قالب وردپرس درنا توس
Home / Health / School Vaccinations: What is needed? vaccination schedule; something to know

School Vaccinations: What is needed? vaccination schedule; something to know



paper. Pencils. Notebooks. Crayons and Markers

And Vaccinations

Back-to-school means vaccination updates for many students. Doctors at the University of Alabama in Birmingham have answered some of the most frequently asked questions about vaccines. Here are what you need to know:

First, Vaccine Benefits:

Vaccines are the most important way to protect your child, child and teen from harmful diseases, said Doctors.

"The best way to treat disease is to prevent it, and the diseases on the vaccine plan are preventable for the vast majority of our population," said David Kimberlin, Deputy Chairman of the Department of Pediatrics of UAB, Ko Director of the Division of Pediatric Infectious Diseases, and also the American Academy of Pediatrics liaison with the CDC Advisory Committee on Immunization Practices. "The scientific evidence and public health statistics are compelling and compelling ̵

1; properly planned and dosed vaccines are safe and effective, and they are the reason why we are not seeing diseases like measles or whooping cough in our country." [196592002] Are Vaccines Needed for a Child to Go to School?

In many states, including Alabama, state law requires that an updated certificate of vaccination be presented before entering a public school or childcare center.

As of 22 August 2014, all 50 States and D.C. require vaccination against diphtheria, tetanus and pertussis, polio, measles and rubella; 49 states and D.C. also call for mumps vaccination; 48 states and D. c. Require varicella (chickenpox) vaccination (Montana and Pennsylvania do not); and 45 states and D. C. do not require hepatitis B vaccination (Alabama, Maine, Montana, North Dakota and South Dakota) to enter kindergarten. Some states require vaccines against Hib, PCV, influenza and Hep A in kindergarten

Are school vaccinations free?

"Vaccinations are standard care for children and are covered by insurance," said Rachael Lee, MD, Assistant Professor in the Department of Infectious Diseases at the UAB. "Here in Alabama, our state has developed a program for vaccinations for children to make sure that the cost of families is never a problem."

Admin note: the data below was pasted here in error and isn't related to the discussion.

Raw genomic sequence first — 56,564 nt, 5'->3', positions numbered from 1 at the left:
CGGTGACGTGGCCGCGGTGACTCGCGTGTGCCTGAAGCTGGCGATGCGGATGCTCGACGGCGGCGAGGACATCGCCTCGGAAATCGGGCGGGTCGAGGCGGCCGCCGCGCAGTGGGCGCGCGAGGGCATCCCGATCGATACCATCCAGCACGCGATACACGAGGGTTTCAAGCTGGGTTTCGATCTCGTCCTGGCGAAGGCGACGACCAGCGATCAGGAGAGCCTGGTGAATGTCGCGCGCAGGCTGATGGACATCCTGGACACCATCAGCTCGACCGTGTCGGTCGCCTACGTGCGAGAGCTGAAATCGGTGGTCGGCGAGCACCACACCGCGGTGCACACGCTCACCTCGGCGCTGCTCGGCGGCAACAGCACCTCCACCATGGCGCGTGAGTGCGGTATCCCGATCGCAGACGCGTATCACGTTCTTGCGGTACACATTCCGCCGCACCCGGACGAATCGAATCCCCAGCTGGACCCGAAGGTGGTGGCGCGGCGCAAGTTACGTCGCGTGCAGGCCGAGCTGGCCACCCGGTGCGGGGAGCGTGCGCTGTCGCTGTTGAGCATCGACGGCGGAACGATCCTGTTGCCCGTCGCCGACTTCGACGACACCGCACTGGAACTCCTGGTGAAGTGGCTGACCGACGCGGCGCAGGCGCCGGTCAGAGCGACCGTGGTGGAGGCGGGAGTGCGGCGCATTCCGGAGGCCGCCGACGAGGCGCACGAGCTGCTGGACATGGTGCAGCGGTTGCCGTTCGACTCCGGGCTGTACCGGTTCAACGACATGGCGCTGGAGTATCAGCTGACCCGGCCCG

If you do not have access to health insurance, Lee recommends contacting the Ministry of Health. Costs or free vaccinations

Where do I take my child for vaccination?

You can take your child to a pediatrician to get the necessary vaccinations; Vaccinations are also available at local pharmacies, health centers and local health departments

What about college students?

Enrollment at most colleges requires specific vaccinations. Ask Your School for Specific Requirements

What if my child has not previously been vaccinated? Is it too late to start?

If you have not previously vaccinated your children, it is important to talk to your child's pediatrician about getting caught because it is possible and strongly recommended.

The CDC has also developed a "catch-up attempt" "Plan for parents to work with their pediatrician."

How can I pull the vaccine records of my child or child?

According to the CDC has a few places to look for vaccination records, and they recommend starting with the following agencies or organizations as they should have a copy of their records:

  • Pediatrician or Public Health Clinic
  • State Health Department of your child
  • Your child's school or daycare
  • Your child's college when they're grown up

What if vaccinations are against my religious beliefs?

While most states offer medical and religious exemptions for vaccinations, and Some states allow philosophical exemptions, the American Academy of Pediatrics considers non-medical exceptions for school-age vaccinations for individual, public health, and ethics inappropriate and advocates their elimination,

"It's hard for me to fully understand why someone would reject a medical miracle for their child, and that's just vaccines." Kimberlin said. "The great success of the vaccine program is probably a big part of why we physicians face these obstacles today because parents do not see measles, polio and rubella as they did before 30, 40, 50 and 60 years, they do not have the perspective who had their mothers, grandmothers, and great-grandmothers when it was common to lose a child to one of these now preventable diseases. "

What about the HPV vaccine?

According to Isabel Scarinci, Ph.D., a professor in the UAB Department of Preventive Medicine and Deputy Director of Globalization and Cancer at the UAB Comprehensive Cancer Center, more than 31,000 people are diagnosed with human papillomavirus (HPV-related Cancer This Year Many of these cancers occur in both men and women and could be prevented by the HPV vaccine.

The Center for Disease Prevention and Control recommends the HPV vaccine for boys and girls between the ages of 11 and 12 Years, but they can start as early as 9 years old.If they are between 9 and 14, they only need two shots at six-month intervals.If they are older than 14, three shots are required.

Vaccination schedule

Kindergarten

  • Booster doses for
    • Measles
    • Chicken Pox (Varicella)
    • Diphtheria / Tetanus / Pertussi s (DTaP)
    • Polio
  • Influenza vaccination

Class 1-5

Class 6

  • Tetanus / diphtheria and pertussis (TDAP) [19659023] Meningitis (Menactra)
  • HPV ( Gardasil) # 1 of 2
  • Influenza vaccination

7. Class

  • HPV (Gardasil) No. 2 of 2
  • Flu vaccination

8.-9. Class

  • Gardasil catch up (missed dose)
  • Annual flu shot

10. Class

  • Booster dose of meningitis (Menactra)
  • Annual flu shot

11. Class

12. Class

  • Men-B Meningitis (new)
  • Annual flu shot

Source link